LITIGTION FUNDING IN NEW ZEALAND
Accountability and access to justice
Cost is a major barrier to accessing justice. Litigation funding exists to support the important principle of having a justice system that is accessible to everyone, not just the wealthy. For many people, litigation funding is the only way by which they can have a chance to recover some of their losses and hold those who have done wrong to account.
Often defendants have commercial liability insurance and are well funded, which enables them to fully test the financial resolve of plaintiffs, to avoid being held accountable for their actions. These tactics are utilised very effectively by well-resourced defendants to delay and distract legal proceedings and contribute to the prohibitively expensive cost of litigation for many investors seeking compensation and to hold those who have done wrong to account.
To date the company has investigated more than 150 prospective claims and made strategic decisions based on merit to fund just 24 of them. Of these, LPF has successfully obtained a return for people who have suffered losses in all 17 cases completed to date. It is important to note that these deserving investors/shareholders would not have received any compensation for their losses without litigation funding to support their claim.
LPF only funds cases with a strong legal basis on a ‘no success, no fee’ basis. Given the inherent risks associated with litigation, this provides an absolute incentive to be responsible when making decisions over which cases to fund.
Securities cases in New Zealand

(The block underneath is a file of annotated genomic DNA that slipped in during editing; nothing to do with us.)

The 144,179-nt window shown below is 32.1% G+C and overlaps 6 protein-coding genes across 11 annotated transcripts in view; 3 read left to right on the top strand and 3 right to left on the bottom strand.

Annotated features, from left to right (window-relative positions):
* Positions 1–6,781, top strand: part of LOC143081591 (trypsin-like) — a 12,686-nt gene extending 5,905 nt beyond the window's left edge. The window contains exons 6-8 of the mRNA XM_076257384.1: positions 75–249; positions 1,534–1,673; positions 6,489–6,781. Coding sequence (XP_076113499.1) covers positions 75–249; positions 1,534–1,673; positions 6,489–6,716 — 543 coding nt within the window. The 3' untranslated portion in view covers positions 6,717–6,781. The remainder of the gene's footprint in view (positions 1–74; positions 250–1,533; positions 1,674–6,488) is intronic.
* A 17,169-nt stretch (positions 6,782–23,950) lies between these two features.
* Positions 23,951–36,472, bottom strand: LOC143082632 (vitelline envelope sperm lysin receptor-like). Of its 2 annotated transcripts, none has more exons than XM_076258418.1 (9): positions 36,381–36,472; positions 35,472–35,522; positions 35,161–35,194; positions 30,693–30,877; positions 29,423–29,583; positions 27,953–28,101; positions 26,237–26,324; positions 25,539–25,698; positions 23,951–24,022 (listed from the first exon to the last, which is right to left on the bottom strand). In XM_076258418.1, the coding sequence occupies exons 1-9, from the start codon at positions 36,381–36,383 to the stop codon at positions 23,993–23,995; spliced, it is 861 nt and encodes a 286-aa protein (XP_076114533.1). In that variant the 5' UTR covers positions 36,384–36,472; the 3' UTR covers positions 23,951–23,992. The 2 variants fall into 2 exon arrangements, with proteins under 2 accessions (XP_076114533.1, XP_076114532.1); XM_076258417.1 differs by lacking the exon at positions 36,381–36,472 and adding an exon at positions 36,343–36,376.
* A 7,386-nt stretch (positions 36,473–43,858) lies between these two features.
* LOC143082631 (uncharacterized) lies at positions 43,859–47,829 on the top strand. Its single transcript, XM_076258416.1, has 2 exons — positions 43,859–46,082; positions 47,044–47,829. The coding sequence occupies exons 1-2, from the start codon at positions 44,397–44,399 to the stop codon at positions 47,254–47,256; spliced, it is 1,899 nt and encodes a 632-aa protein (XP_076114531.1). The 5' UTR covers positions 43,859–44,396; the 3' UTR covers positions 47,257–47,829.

LPF Group is very supportive of the leadership role the Financial Markets Authority plays to ensure New Zealand’s financial markets are fair, efficient and transparent.
Those goals are shared by LPF and are fundamental to ensuring investors can have confidence that they have full and accurate information when investing their own, or someone else’s money.
Underpinning those goals, and the work of both LPF as a ligation funder, and the FMA as regulator, is holding those who serve in both governance and advisory roles, to the highest standards of professional expertise and conduct. Both organisations, by the very nature of their roles, must operate independently from outside influence.
Securities related funded cases are rare in New Zealand. The cases LPF Group has funded, and is currently funding, involve significant financial losses by investors, and allegations of serious wrongdoing by advisors/auditors and company directors.
To date, there have only been two class actions proposed in New Zealand post the Feltex case: CBL Corporation and Intueri. The situations where application of the few applicable legal standards that may result in legal action with serious compensatory outcomes are relatively limited. The predominant actions are misleading statements in a prospectus; breaches of continuous disclosure; trading whilst insolvent and other related insolvency actions.
Actions of this nature are a high bar at law, and in order to attract litigation funding, the tests need to have been met, and losses need to have arisen from the alleged breach substantial enough to sustain both funding, and the cost of funding, with a realistic prospect of meaningful compensation for victims.
LPF Group supports the regulation of litigation funding in the same way the ASIC regulates the industry in Australia. It would also support potential regulation around capital requirements and a local commitment to further align interests to the FMA and the New Zealand public.